Private navigational aids
were used for a number of years to aid mariners traveling on the
Kennebec River, heading to and from the shipbuilding center of Bath.
The federal government established several light stations in 1898,
including the Doubling Point Range Lights. The lights were established
on Arrowsic island to mark an extreme double turn in the channel at
Fiddler Reach. Mariners would line up the station's two lights to know
they were on course.
The octagonal, shingled wooden towers are unique in New
England. The front range light tower is 21 feet tall, and the rear
tower is 13 feet tall. The towers, which are 235 yards apart, both
originally held fifth-order Fresnel lenses.
U.S. Coast Guard
The keeper's house
A two-story Victorian keeper's dwelling and a shed were
also built in 1898. A boathouse was added in 1901 and an oil house in
1902. A raised wooden walkway above the marshy ground connects the
keeper's house to the two towers.
The grounding of the steamer Ransom B. Fuller in
1912 at Fiddler's Reach prompted the government to add a fog bell about
1100 feet upstream from the light station, mounted on a pyramidal
wooden tower that held automatic striking machinery. The bell remained
in use into the 1950s, when it was replaced by an electric horn.
Capt. Harry L. Nye, a former sea captain, was keeper 1921-37. Nye had
previously been keeper at Seguin Island Light. On one occasion,
herescued four young men who were drifting past Doubling Point on an
In 1938, Lucy Mae Woodward, the 10 year-old daughter of Keeper
William H. Woodward, drowned in the river within sight of the keeper's
house. Local residents and police tried valiantly but unsuccessfully to
revive the girl. It was reported that she may have suffered a slight
heart attack that caused her to fall.
Beginning in 1935, the keeper of the range lights had the
added duty of tending Doubling Point Light around the bend, as well as
the Fiddler's Reach fog bell. A 1948 article in the Maine Coast
Fisherman reported that Keeper H. L. Kilton didn't seem "to be
worried about slogging over to Fiddler's Reach fog signal to wind his
bell every four hours in fog and snow." The article continued, "As for
the trip to Doubling Point when things go wrong in the winter - he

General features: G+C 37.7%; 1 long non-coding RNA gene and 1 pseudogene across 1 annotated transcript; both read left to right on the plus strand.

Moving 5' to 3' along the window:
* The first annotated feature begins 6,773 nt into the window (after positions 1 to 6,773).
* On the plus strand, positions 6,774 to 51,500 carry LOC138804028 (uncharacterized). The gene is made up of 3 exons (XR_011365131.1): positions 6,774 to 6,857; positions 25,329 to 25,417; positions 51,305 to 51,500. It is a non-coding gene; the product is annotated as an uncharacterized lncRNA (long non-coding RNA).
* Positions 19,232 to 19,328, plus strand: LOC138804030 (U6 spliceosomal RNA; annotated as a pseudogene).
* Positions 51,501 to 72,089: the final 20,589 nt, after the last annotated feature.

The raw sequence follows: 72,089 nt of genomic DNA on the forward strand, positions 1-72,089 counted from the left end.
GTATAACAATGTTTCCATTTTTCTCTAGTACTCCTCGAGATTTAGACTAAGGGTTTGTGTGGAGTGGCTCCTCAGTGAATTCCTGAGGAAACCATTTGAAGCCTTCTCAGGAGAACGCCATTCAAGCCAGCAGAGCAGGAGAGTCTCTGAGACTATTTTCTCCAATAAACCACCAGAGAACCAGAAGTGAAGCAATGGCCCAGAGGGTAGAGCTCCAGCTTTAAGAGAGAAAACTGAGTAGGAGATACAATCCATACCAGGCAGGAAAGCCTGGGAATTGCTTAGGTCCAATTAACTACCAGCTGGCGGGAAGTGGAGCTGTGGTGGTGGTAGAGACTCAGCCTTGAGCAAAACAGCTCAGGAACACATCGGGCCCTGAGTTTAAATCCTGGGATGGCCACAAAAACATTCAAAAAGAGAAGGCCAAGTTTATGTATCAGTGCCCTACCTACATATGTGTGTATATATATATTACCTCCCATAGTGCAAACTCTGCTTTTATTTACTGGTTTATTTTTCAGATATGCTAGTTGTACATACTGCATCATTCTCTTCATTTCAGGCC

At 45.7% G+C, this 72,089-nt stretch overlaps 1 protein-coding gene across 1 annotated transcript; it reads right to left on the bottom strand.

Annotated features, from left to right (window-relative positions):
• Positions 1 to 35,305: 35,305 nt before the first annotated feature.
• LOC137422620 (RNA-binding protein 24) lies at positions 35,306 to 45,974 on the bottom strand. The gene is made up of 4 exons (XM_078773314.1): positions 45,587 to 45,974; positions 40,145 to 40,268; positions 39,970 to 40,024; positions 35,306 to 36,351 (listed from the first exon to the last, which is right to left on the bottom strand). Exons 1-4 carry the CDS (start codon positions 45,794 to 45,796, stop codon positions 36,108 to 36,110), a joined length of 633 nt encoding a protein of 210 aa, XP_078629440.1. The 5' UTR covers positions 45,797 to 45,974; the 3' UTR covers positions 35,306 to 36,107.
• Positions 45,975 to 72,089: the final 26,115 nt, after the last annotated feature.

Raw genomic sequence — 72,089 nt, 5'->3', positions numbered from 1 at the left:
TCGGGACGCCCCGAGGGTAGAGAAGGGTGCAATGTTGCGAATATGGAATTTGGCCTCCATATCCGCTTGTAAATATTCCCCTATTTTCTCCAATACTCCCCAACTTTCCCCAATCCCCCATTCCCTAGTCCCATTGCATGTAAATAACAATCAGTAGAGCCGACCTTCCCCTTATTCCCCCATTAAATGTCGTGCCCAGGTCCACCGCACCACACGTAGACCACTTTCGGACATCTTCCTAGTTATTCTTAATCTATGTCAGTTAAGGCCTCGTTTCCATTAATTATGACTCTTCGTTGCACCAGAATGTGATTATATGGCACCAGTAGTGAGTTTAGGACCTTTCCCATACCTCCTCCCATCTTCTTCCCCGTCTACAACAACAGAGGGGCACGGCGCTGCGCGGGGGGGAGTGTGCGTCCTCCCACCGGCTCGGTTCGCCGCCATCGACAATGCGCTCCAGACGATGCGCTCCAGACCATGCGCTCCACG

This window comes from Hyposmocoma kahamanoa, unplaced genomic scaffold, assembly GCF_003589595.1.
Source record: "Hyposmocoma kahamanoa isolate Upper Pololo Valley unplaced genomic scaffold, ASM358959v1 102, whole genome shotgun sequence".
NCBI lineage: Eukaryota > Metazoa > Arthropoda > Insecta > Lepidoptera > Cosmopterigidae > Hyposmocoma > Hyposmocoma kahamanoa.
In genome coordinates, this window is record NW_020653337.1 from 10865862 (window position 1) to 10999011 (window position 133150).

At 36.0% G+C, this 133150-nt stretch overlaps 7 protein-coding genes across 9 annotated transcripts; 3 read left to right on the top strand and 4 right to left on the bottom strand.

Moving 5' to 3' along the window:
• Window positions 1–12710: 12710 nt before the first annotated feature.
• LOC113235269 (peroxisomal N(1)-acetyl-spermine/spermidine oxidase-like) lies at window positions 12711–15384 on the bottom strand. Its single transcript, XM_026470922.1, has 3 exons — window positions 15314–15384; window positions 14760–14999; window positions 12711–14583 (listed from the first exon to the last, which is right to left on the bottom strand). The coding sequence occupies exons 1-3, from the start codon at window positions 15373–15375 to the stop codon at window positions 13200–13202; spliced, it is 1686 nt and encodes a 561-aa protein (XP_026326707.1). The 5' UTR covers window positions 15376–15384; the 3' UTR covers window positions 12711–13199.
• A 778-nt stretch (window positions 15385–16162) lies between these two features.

In 1979, the Fresnel lenses were removed from the range
lights; they were replaced by 250 mm optics. (One of the original
lenses is now in Maine's newest lighthouse, Rockland Harbor Southwest
Light.) At the same time, the job of monitoring the range lights went
to the keeper at Squirrel Point Light.
|In 1982, the responsibility of looking after the lights
and fog signals at Doubling Point, Squirrel Point, and the range lights
was transferred to the Kennebec River Range Lights Station.
For several years, Second Class Petty Officer Karen McLean, one of the
few female lighthouse keepers under the Coast Guard, filled this
In February 1987, McLean's husband, Dan McLean, took charge of the
(Right: Karen and Dan
McLean, courtesy of Maine Lighthouse Museum.)
In 1990, the range lights became one of the last light
stations in the United States to be automated and destaffed. The rear
tower was renovated and painted in the summer of 1996.
Under the Maine Lights Program coordinated by the Island
Institute of Rockland, the property was transferred in 1998 to an
organization called the Range Light Keepers. The Range Light Keepers
was founded by Michael Kreindler and his wife, Michele Gaillard, along
with other concerned residents in the area.
Kreindler, who formerly worked on metal furniture for
avant-garde office designs in New York City, told the Boston Globe,
"My primary goal is to preserve these 100-year-old navigational devices
because they are a major piece of our national maritime history. I want
them to be there for all those lighthouse buffs with Nebraska license
plates who go off the beaten path to find them."
Range Light Keepers also has the responsibility of
looking after the old fog bell tower at Fiddler's Reach near the light
station, and they have been gradually restoring the structure. The
original 1200-pound bell was put on display at the U.S. Coast Guard
Academy in New London, Connecticut, it 1972.
A similar bell, donated by the U.S. Navy, is on display
outside Arrowsic Town Hall. Range Light Keepers' goal is to restore the
striking apparatus so that there will be a complete demonstration of a
mechanical fog signal.
The bell tower
The range lights continue as active aids to navigation, and
the optics are still serviced by the Coast Guard. The grounds are open
to the public; remember to respect the privacy of the residents. The
station, on a small dirt road off Doubling Point Road, is a bit
difficult to find by car. The lights are most easily seen from tour
boats leaving Bath and Boothbay Harbor.
For more information or to donate to the Range Light Keepers,
Range Light Keepers
58 Iron Mine Road
Arrowsic, ME 04530
following list of keepers is not complete. It is a work in progress,
and any additional information is welcomed and appreciated; you can
email me at firstname.lastname@example.org. If you copy this list to another site,
you do so at your own risk. I can't guarantee its accuracy.)
Harry L. Nye (1921-1937); William H. Woodward (c. 1938); H.L.
Kilton (1945-?); Joseph Robicheau (November 1981 to February 1982);
Karen McLean (Coast Guard, 1982-1987); Dan McLean (Coast Guard,